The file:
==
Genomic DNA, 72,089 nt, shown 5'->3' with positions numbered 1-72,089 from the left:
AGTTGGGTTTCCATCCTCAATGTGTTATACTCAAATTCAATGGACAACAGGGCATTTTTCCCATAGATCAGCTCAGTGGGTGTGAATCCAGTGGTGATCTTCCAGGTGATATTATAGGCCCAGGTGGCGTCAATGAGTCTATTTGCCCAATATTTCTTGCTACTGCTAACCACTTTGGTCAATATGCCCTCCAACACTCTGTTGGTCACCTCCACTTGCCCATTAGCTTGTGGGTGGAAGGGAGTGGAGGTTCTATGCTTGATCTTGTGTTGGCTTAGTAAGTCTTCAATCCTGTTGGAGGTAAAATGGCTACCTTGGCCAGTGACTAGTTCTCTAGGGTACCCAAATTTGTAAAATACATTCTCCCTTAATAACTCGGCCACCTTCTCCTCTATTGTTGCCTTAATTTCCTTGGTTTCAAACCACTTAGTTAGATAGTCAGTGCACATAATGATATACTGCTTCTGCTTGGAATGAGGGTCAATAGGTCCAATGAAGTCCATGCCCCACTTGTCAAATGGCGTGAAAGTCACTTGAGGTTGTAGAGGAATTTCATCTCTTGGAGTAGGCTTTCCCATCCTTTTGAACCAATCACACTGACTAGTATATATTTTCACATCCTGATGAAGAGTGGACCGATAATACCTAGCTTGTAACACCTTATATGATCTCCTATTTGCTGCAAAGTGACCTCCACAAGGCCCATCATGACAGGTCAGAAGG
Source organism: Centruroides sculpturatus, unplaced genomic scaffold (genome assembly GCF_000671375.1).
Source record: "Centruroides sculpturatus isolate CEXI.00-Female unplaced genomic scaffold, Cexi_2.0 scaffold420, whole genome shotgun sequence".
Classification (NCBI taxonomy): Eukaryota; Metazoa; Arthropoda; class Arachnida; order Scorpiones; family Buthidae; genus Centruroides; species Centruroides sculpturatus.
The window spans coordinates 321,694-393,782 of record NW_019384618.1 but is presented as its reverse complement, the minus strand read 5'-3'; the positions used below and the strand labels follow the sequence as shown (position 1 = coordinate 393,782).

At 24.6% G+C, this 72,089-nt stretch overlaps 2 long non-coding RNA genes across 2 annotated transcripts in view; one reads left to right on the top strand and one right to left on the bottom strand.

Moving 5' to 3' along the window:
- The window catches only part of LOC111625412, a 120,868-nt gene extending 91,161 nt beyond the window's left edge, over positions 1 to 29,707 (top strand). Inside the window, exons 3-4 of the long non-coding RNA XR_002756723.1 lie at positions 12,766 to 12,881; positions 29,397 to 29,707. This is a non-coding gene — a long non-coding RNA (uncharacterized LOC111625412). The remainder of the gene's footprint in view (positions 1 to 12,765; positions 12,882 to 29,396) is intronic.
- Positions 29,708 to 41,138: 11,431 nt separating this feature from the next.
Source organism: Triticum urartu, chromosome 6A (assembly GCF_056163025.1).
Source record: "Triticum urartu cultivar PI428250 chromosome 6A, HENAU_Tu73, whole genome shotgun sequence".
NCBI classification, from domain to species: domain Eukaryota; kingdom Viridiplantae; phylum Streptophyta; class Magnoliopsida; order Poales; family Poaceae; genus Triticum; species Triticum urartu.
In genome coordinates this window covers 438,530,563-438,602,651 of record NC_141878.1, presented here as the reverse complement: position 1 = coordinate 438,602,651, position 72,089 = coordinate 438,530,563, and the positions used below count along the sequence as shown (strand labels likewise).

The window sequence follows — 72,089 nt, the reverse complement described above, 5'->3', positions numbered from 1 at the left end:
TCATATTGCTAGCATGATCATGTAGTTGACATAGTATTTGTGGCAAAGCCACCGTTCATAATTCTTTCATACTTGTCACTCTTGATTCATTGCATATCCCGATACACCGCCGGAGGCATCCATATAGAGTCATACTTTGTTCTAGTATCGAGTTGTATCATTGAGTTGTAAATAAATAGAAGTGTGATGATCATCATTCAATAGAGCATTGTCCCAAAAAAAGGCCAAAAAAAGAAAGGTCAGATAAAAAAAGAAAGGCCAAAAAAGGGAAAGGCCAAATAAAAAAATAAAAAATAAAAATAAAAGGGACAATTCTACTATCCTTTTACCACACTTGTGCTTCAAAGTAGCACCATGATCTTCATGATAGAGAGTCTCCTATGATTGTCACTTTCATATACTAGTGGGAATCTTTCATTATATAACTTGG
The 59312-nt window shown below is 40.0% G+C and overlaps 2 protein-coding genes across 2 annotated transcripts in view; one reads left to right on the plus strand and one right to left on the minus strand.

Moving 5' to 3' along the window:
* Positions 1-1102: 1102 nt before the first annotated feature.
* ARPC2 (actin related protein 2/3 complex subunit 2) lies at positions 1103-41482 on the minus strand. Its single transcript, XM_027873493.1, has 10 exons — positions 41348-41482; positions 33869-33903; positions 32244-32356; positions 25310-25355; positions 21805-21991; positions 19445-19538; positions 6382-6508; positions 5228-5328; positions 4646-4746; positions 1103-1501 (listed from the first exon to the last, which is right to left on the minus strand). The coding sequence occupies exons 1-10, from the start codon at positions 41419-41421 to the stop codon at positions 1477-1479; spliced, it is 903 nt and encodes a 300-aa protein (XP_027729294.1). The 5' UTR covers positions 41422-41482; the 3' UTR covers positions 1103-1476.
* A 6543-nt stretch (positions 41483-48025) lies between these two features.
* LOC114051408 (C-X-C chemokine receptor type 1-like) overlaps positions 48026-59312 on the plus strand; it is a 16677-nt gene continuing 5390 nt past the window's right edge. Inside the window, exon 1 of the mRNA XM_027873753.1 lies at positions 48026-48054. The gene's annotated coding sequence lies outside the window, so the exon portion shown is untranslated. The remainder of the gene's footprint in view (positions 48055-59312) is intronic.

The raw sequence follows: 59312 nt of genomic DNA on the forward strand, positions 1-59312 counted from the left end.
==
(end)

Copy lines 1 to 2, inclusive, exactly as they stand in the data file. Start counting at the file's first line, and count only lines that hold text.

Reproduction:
Genomic DNA, 72,089 nt, shown 5'->3' with positions numbered 1-72,089 from the left:
AGTTGGGTTTCCATCCTCAATGTGTTATACTCAAATTCAATGGACAACAGGGCATTTTTCCCATAGATCAGCTCAGTGGGTGTGAATCCAGTGGTGATCTTCCAGGTGATATTATAGGCCCAGGTGGCGTCAATGAGTCTATTTGCCCAATATTTCTTGCTACTGCTAACCACTTTGGTCAATATGCCCTCCAACACTCTGTTGGTCACCTCCACTTGCCCATTAGCTTGTGGGTGGAAGGGAGTGGAGGTTCTATGCTTGATCTTGTGTTGGCTTAGTAAGTCTTCAATCCTGTTGGAGGTAAAATGGCTACCTTGGCCAGTGACTAGTTCTCTAGGGTACCCAAATTTGTAAAATACATTCTCCCTTAATAACTCGGCCACCTTCTCCTCTATTGTTGCCTTAATTTCCTTGGTTTCAAACCACTTAGTTAGATAGTCAGTGCACATAATGATATACTGCTTCTGCTTGGAATGAGGGTCAATAGGTCCAATGAAGTCCATGCCCCACTTGTCAAATGGCGTGAAAGTCACTTGAGGTTGTAGAGGAATTTCATCTCTTGGAGTAGGCTTTCCCATCCTTTTGAACCAATCACACTGACTAGTATATATTTTCACATCCTGATGAAGAGTGGACCGATAATACCTAGCTTGTAACACCTTATATGATCTCCTATTTGCTGCAAAGTGACCTCCACAAGGCCCATCATGACAGGTCAGAAGG